This paper analyses the impact of landscape on linguistic and cognitive spatial frames of reference (FoRs) in three generations of speakers of Negev Arabic (NA): Traditional (TNA), Middle (MNA), and Young (YNA). When locating one object (the figure) with respect to a reference object (the ground), TNA strategies rely on pragmatic properties attributed to the ground (e.g. familiarity) and to axial constraints (alignment between figure, ground, and the observer’s visual field). When the ground is familiar and asymmetrical, intrinsic FoR is preferred; when it is familiar and symmetrical, a Speech Act Participant (SAP)-landmark strategy is preferred if figure, ground, and observer are aligned, otherwise absolute FoR is used; when the ground is unfamiliar, absolute FoR is preferred. Absolute FoR is not used in MNA, while in egocentric reference, a relative reflection strategy is used. MNA applies right–left distinctions using reflection and rotation strategies. YNA uses intrinsic FoR and relative reflection without predicable rules; absolute FoR and SAP-landmark FoR are absent; and the right–left axis applies to all ground objects. All generations apply geocentric FoRs in non-linguistic tasks within the Negev region, but outside this region, each used different strategies. Negev landscapes are fundamental constituents of NA FoRs across generations.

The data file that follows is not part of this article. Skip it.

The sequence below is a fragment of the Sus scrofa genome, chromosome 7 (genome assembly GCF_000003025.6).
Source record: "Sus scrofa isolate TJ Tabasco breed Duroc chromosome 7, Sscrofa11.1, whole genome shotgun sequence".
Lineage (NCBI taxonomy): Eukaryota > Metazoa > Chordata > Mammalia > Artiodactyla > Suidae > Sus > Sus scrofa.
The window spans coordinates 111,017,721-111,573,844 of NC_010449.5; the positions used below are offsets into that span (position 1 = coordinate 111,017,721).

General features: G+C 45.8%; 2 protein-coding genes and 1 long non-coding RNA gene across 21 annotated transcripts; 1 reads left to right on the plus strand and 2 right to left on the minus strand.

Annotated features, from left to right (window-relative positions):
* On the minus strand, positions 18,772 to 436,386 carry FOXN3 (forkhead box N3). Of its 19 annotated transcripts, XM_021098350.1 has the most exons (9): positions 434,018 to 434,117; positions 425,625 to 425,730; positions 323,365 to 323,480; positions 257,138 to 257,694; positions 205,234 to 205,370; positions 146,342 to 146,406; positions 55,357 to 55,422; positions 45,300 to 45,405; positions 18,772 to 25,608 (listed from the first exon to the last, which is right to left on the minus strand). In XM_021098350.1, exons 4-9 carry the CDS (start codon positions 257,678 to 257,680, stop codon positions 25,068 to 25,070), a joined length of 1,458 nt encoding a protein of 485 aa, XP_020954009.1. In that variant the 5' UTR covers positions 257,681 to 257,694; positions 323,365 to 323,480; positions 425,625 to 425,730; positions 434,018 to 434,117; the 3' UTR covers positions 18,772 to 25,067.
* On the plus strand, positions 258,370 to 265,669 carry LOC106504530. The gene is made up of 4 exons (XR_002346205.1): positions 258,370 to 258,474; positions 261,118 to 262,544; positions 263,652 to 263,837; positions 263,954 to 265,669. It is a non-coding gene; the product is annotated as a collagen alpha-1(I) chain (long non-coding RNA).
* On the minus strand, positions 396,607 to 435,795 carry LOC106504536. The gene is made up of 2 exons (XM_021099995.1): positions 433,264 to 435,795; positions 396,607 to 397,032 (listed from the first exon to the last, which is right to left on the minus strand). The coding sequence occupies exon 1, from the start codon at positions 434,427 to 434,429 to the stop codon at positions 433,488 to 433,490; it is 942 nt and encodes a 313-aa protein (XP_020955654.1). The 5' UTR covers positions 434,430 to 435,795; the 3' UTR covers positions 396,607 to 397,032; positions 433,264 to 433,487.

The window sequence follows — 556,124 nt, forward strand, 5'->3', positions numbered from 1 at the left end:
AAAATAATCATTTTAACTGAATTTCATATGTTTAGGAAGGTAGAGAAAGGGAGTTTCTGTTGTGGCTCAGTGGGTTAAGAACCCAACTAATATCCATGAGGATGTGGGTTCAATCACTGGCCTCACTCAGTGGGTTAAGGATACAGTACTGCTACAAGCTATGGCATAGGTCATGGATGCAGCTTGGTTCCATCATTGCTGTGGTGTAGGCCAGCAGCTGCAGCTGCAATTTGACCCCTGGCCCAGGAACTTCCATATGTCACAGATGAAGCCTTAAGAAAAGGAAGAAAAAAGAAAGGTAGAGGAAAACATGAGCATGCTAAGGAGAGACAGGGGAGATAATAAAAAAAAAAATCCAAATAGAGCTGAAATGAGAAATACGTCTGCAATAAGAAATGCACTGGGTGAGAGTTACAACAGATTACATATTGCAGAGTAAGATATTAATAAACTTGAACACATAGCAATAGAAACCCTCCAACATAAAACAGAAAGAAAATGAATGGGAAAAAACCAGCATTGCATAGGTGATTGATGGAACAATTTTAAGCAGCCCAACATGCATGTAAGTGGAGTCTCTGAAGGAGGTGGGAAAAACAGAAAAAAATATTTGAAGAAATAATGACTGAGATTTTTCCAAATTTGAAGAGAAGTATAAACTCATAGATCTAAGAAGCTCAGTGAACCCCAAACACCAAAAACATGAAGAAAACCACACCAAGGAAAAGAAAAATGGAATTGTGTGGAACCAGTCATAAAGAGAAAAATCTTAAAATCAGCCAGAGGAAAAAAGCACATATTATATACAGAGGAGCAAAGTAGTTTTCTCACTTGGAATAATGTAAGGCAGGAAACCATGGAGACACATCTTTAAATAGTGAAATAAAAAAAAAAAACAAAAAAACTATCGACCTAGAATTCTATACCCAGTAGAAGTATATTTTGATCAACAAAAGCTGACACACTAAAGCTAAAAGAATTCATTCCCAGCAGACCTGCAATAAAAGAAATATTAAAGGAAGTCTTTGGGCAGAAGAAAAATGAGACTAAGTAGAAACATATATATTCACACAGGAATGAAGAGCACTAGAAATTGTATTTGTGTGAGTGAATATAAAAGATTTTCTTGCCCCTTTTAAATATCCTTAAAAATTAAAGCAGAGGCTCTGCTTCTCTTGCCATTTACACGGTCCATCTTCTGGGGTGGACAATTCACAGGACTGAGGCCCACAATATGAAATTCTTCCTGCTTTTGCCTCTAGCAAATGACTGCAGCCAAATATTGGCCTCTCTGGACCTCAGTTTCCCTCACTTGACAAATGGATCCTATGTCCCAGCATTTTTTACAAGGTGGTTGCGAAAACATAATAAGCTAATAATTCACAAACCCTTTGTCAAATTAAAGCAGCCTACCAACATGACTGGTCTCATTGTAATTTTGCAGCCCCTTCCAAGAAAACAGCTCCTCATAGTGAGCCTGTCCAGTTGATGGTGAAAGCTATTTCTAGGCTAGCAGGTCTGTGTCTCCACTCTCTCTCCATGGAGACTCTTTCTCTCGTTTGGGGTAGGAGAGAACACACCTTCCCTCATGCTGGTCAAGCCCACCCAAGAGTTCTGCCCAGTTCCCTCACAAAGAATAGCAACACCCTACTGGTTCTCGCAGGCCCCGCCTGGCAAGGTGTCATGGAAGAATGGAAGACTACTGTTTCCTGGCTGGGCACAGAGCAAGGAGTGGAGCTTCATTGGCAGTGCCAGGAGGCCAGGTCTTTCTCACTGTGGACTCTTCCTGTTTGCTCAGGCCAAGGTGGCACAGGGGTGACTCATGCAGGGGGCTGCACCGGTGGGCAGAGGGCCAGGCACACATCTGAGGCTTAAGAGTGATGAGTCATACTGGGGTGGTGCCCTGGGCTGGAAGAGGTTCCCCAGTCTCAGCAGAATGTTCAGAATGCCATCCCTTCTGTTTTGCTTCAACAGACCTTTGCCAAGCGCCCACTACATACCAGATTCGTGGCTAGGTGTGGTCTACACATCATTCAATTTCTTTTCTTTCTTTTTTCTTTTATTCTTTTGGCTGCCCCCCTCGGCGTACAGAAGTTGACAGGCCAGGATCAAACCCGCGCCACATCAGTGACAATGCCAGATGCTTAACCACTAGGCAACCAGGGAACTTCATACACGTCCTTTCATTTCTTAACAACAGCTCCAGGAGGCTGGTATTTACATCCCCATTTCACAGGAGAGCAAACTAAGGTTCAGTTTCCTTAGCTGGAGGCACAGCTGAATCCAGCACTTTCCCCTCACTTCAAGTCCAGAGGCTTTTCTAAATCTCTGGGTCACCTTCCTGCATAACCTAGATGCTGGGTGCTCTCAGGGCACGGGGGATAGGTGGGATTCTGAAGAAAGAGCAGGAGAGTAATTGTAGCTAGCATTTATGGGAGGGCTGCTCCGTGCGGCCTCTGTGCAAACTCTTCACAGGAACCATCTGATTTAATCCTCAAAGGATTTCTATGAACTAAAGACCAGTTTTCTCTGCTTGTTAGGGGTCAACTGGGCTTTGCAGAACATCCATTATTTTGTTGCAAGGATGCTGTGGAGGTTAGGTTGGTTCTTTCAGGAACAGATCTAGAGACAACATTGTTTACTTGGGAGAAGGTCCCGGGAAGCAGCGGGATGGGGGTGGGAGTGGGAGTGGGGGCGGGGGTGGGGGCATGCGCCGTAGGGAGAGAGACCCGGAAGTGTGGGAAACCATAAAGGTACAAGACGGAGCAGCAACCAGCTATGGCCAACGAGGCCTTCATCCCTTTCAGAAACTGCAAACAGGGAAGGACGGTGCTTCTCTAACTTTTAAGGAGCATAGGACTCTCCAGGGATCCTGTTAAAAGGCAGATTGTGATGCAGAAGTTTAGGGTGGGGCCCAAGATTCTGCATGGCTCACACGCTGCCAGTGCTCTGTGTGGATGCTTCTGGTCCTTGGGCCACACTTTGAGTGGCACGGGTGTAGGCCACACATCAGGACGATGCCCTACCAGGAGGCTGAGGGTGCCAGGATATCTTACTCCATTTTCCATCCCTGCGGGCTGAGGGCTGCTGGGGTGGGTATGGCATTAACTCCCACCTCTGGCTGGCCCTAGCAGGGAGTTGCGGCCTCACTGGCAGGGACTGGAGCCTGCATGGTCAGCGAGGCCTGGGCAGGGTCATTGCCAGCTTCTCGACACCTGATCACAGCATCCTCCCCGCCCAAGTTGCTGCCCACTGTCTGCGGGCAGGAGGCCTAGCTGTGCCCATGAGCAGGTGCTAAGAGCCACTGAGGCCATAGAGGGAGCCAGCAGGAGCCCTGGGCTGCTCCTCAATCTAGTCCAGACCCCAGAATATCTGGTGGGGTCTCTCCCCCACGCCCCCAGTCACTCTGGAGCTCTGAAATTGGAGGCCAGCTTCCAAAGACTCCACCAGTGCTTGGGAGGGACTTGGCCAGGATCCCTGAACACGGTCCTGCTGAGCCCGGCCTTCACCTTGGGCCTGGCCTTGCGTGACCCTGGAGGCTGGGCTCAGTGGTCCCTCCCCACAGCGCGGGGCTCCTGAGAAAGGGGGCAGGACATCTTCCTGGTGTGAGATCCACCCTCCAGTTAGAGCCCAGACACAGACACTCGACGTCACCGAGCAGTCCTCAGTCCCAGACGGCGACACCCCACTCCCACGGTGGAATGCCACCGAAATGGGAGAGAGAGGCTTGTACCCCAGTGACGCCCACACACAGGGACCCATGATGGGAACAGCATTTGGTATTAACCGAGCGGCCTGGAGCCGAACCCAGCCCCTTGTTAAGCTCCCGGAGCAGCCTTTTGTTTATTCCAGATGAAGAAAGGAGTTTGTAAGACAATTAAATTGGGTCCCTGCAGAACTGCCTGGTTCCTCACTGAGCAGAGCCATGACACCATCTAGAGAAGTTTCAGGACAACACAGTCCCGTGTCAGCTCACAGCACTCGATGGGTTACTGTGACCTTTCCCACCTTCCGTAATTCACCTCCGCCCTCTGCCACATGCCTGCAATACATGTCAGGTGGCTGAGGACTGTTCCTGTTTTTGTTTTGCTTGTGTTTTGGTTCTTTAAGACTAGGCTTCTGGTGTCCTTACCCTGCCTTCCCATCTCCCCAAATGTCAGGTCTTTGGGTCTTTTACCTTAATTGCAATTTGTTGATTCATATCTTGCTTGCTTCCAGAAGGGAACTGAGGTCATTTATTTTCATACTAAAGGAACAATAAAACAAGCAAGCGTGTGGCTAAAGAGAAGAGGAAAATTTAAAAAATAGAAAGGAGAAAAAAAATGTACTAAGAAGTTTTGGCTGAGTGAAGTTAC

- Bedouin Arabic
- cross-generational analysis
- frames of reference
- spatial language and cognition